The Zen of Spark: What is it, exactly?
Apache Spark is a general-purpose, distributed, memory-based, parallel computing engine.
Man, that’s a mouthful.
Although technically accurate, that description comes across as just so much marketing-speech. [ti_icon icon=”ti-themify-favicon” link=”http://” size=”default” style=”icon-left” text_color=”blue” background_color=”blue” icon_color=”blue”] . But the fact is, we can learn a lot about Spark’s key characteristics by breaking it down.
- General Purpose: For quite some time now, the Map Reduce algorithm was the primary modus operandi for processing vast amounts of data in a parallel manner at scale. Unfortunately, some computing tasks do not fit so neatly into that manner of organizing a problem. Spark can do things differently, including sitting back and listening for streaming data, which it then packages up into “microbatches” that it sends on to your code. The code can do whatever it needs to with the microbatch–or with the batch from the “regular” batch interface. In addition, Spark can also manage state and hand it to your code with each element of a batch. In this way you can enable long-running, stateful operations.
- Distributed: Like most “internet-scale” software, Spark is designed to scale horizontally on what is essentially commodity hardware. It supports pluggable resource managers like YARN, Mesos, or even its own default scheduler to manage the allocation of resources across the cluster. This means that you can potentially run more than one application at a time across the cluster. I use the word “application” for the sake of familiarity, but they are also sometimes referred to as “jobs”. The term “job” can be a bit of a misnomer since it implies something that runs once and disappears. Spark applications do not necessarily behave that way.
- Memory-based: Spark can cache data, and in fact holds entire chunks (partitions) of data sets in memory as a matter of course. Best of all, thanks to its versatile caching abilities, you can reuse these chunks of data in subsequent operations–they do not need to be recomputed or re-read each time they are used. Even more importantly, if one partition fails, its data can be reconstituted on another without intervention. You don’t need to lift a finger. That is darn-near magical and is a big attraction to developers of mission critical applications.
- Parallel Computing Engine: Spark’s superb abilities with respect to parallel execution are quite likely another huge cause of its staggering growth in the marketplace–it simplifies the way we write programs needing to execute in parallel. It is only a small exaggeration to say that, in Spark, parallel execution is more a function of configuration than changes needed in code. Nevertheless, it is important to understand Spark’s parallelism to some degree in order to write efficient Spark applications: The unwary can trigger unnecessary “shuffling” of huge amounts of data around the cluster.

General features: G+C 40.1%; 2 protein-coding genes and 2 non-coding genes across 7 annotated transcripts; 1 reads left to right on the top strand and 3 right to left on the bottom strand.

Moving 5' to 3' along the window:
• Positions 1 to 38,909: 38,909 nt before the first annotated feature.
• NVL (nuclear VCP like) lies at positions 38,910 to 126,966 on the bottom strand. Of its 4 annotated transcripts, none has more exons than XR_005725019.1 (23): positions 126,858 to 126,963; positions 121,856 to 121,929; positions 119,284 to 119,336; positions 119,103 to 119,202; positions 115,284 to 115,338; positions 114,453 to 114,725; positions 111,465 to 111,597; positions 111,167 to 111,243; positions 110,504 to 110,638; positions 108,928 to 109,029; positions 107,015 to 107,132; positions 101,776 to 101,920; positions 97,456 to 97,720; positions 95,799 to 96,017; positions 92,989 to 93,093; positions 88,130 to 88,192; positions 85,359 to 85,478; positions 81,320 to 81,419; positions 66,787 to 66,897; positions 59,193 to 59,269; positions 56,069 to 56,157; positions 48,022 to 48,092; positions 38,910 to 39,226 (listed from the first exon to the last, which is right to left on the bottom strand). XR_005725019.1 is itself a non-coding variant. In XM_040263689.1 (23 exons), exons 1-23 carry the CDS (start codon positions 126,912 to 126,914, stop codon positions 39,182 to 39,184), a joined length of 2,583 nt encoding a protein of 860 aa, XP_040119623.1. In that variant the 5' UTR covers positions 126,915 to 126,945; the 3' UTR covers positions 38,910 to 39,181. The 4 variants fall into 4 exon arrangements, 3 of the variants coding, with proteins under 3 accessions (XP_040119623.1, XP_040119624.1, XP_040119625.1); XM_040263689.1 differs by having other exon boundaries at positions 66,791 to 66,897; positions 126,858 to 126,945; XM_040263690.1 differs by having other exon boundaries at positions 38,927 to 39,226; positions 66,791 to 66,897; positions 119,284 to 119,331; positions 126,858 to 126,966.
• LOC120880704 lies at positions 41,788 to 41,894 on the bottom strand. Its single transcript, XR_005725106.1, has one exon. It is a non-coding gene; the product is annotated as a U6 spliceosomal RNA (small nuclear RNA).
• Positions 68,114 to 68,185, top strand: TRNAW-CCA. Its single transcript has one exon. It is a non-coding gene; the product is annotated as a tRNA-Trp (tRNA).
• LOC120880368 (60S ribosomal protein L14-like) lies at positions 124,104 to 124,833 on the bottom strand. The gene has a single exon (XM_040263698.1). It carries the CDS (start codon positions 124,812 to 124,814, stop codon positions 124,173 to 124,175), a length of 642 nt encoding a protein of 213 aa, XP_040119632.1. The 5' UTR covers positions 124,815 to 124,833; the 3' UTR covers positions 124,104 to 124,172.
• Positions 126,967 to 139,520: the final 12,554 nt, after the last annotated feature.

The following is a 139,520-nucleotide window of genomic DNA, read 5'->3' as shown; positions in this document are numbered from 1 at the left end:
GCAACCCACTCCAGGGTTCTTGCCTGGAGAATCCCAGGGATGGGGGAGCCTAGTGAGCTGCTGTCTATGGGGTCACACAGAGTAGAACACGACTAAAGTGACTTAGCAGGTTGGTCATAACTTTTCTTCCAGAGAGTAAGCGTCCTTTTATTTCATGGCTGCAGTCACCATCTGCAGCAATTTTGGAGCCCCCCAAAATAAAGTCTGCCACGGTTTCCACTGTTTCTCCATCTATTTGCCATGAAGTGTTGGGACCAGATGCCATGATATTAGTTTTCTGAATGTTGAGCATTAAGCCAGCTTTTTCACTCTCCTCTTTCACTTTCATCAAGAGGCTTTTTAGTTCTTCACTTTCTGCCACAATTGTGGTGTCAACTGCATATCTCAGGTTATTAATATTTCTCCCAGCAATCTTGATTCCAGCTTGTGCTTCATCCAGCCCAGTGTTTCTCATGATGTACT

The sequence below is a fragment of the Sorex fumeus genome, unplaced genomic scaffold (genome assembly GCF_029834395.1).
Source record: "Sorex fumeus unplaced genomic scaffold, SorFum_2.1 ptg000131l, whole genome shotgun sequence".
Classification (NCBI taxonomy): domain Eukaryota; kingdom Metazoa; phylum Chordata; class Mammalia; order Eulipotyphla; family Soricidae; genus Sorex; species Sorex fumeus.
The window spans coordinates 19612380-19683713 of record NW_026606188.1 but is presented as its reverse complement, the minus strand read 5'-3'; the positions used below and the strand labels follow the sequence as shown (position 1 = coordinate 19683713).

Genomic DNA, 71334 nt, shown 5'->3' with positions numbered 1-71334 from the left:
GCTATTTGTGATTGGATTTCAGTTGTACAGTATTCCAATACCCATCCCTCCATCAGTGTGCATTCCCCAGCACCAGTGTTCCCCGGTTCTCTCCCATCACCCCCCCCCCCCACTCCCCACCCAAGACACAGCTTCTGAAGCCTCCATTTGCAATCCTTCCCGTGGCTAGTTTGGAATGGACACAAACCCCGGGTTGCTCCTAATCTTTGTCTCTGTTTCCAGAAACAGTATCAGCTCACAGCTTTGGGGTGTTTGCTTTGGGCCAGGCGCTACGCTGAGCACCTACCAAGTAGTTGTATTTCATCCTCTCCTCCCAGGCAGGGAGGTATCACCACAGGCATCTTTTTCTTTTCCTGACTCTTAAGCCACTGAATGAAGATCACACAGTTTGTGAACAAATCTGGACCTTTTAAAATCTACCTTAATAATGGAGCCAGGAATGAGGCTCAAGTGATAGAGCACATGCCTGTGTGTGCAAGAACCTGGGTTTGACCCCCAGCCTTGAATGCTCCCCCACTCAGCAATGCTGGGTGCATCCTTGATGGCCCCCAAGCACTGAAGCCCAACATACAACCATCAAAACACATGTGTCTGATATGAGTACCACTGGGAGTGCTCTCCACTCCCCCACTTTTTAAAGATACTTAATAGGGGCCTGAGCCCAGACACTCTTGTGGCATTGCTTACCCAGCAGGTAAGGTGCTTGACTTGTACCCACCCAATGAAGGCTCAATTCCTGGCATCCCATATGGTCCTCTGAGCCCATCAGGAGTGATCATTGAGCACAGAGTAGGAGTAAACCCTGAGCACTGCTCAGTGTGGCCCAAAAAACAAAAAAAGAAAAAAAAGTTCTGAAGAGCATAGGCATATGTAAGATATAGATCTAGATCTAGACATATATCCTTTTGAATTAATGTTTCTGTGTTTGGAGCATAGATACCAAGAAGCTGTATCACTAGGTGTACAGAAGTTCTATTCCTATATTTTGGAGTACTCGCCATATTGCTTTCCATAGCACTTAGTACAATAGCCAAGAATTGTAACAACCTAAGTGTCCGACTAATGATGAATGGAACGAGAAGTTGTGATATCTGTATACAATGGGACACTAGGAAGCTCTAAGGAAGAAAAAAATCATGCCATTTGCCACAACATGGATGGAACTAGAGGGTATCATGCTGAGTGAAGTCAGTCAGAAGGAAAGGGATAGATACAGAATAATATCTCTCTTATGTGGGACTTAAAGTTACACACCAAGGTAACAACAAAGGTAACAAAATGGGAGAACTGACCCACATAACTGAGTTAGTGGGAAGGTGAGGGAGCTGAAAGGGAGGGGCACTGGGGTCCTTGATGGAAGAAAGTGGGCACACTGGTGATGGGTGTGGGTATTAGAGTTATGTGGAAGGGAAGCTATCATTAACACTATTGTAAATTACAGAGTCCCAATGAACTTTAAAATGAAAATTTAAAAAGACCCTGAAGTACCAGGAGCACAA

So what kind of applications are a good fit for parallel computing in general and Spark’s brand in particular? The answer is not cut and dried, but there are two common usage scenarios:
- Applications with enormous or even unbounded data sets: One example of this would be an application that processes sensor data: The sensor data may get read every four seconds (as is the standard for electric utilities), so even a simple voltage meter can generate huge data sets over time. Spark lets you process and analyze (or maybe more importantly, re-process and re-analyze) these data sets in a reasonable amount of time. You can scale up your cluster to handle a burst of processing needs and then drop it back down or turn it off altogether when there is no more data. This potentially saves money–lots of money.
- Applications requiring high speed processing: To continue with the sensor data example, consider an application that monitors the temperature in a million buildings worldwide on a one-minute interval. To minimize latency, those million readings could be partitioned across a Spark cluster and appropriate and timely notifications or alarms raised when readings exceeded configured thresholds. Spark streaming provides a mechanism where this can happen in near real-time–and all with Spark’s considerable scaling and partitioning capabilities. It also allows you to do considerable analytical work in near real-time, on-the-fly–a fact we have exploited with remarkable benefits at BluePrint Consulting Services.
The first class of application is the type most frequently associated with Spark: You feed the beast a ton of data and it chews through it and executes a variety of analytics. Again, the speed is more a function of configuration and cluster size than anything technical.
The second class of application–those requiring near real-time responses–are a growing subset of the Spark community’s usage of the platform, all thanks to Spark Streaming.
In the real world, things are often not so neatly divided or categorized: We now want real-time monitoring *and* rich analytics over the same data. Thankfully, Spark can handle both.